Hands up every parent who has ever searched the internet with any combination of the following phrases: Muslim Childrens’ Books, English Muslim Kids Books, Quality Muslim Kids Books, Stories for Muslim Children.
Oh! Me! Me! Me!
As a lifelong picture book aficionado, it was only natural that once I became a parent I searched for the most beautiful, poetic and thoughtful books for my children – and let’s be honest, for myself. I found so many wonderful books but something was missing – books that reflected us!
I scoured the Internet but it could only take me so far. I then began to ask other parents for recommendations and searched with them for publications which better incorporated Muslim characters and perhaps even impart stories from our tradition. As the years passed this got slightly easier with many new publications entering the Muslim children’s book market and happily, my own children now have a solid collection of lovely illustrated books rich in diversity. But now, in the midst of this ongoing biblio-adventure, I have come up against another challenge all too soon: A child who is outgrowing picturebooks.
I’m not sure when it happened exactly, but my six year old wants longer stories, more complex tales with more characters and action. She’s not as concerned with the pictures as she once was and so, my search has also had to shift slightly. Where, oh where, were the storybooks for the slightly older child? I found some interesting books for young adults, but not age-appropriate for my daughter and I pulled out classic childhood fiction, including The Little Prince and The Velveteen Rabbit, but those stories needed a few days to complete and she preferred stories that could be read in entirety before bedtime.
I remembered then a conversation I’d had some months ago with a good friend in Toronto. She mentioned that she had finally located and purchased the entire set of Khurram Murad’s books for children and how they were still so good. Ah Ha! How could I have forgotten these mainstays of my childhood bookshelf? Published by The Islamic Foundation, a quick online search showed they were still available but I held off on ordering right away. A few days later I found myself in a West London Islamic bookshop and there, in a dusty, dark corner, lay almost all the books I had been searching for! My joy was overwhelming and the owner was so pleased to have someone take an interest in them that he sold them to me with 50% off. A winning situation all round. I was so pleased.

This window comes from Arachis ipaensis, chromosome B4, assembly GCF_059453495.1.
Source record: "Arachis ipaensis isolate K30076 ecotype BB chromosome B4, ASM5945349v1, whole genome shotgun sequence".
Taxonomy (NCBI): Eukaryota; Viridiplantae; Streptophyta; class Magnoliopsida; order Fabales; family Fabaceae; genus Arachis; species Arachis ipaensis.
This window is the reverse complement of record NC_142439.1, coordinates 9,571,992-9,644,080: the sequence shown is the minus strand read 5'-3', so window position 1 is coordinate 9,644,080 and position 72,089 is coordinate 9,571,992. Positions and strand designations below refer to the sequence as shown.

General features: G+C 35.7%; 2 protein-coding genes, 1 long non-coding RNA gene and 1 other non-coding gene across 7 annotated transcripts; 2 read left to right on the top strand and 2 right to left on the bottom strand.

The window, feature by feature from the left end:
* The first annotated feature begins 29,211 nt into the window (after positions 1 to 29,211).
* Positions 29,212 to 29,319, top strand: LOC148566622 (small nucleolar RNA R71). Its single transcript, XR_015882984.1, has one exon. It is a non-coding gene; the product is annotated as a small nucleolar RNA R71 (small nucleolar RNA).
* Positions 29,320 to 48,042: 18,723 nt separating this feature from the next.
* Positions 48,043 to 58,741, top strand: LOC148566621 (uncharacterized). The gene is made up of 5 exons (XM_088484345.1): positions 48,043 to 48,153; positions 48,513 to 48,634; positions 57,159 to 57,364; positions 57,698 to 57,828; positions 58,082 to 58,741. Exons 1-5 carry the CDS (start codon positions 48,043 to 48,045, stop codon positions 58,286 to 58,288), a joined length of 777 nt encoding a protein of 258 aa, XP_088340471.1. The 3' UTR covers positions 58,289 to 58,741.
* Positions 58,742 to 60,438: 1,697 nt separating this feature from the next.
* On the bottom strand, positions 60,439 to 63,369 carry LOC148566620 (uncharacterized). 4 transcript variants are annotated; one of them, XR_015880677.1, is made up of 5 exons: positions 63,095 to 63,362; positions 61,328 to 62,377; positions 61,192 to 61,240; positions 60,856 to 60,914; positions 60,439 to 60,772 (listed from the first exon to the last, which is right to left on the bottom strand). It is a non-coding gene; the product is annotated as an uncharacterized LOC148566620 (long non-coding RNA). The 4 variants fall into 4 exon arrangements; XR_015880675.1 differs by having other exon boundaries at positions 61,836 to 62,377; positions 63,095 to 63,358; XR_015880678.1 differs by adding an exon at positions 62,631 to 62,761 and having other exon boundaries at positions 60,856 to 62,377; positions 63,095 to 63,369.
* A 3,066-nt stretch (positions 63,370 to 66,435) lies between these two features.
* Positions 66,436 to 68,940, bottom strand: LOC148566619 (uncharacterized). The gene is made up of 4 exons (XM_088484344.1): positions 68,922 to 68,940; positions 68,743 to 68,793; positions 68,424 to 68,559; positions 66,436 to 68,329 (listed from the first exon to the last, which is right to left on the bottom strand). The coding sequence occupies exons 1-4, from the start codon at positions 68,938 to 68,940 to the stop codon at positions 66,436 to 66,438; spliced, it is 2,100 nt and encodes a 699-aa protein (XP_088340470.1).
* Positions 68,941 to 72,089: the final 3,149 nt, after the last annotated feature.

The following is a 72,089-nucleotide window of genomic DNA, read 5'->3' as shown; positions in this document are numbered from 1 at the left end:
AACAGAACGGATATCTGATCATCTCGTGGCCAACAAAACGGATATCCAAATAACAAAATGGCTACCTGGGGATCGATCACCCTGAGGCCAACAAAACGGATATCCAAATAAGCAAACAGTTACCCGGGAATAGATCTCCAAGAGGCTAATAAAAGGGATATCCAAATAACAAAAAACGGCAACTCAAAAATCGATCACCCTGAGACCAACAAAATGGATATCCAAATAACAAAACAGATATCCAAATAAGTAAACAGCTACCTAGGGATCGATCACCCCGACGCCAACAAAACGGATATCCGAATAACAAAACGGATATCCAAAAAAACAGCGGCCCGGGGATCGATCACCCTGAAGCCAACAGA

I brought home my treasures and we began reading the stories immediately. Both my six year old and two year old listened intently to the simple yet evocative tales. Some are biographies of the Prophetic Companions and others are grouped by subject, like kindness to animals or being a good neighbour and citizen.
They are so well chosen, so thoughtful and considered. There are strangely charming illustrations, but not too many, and the stories are all true and from the Prophetic tradition. They emphasize good character, steadfastness and love. First published in the mid-1980s, I am amazed that even after all these years they are still the best thing I’ve seen for children who are a bit too old for picture books and a bit too young for chapter books
If you can find a set, or even the books individually, it is well worth the investment as I don’t expect my children to outgrow them any time soon and each story is both enjoyable to read but also brings up many opportunities for discussion around key themes. They also come as audiobooks, now available as a 7 CD set, which would be perfect for road trips.
As happy as I am with my new collection, these books are not enough and so, I am still on the lookout for more and different stories for this age group. Please share your feedback or recommendations in the comments and help us build our slightly older kid booklist.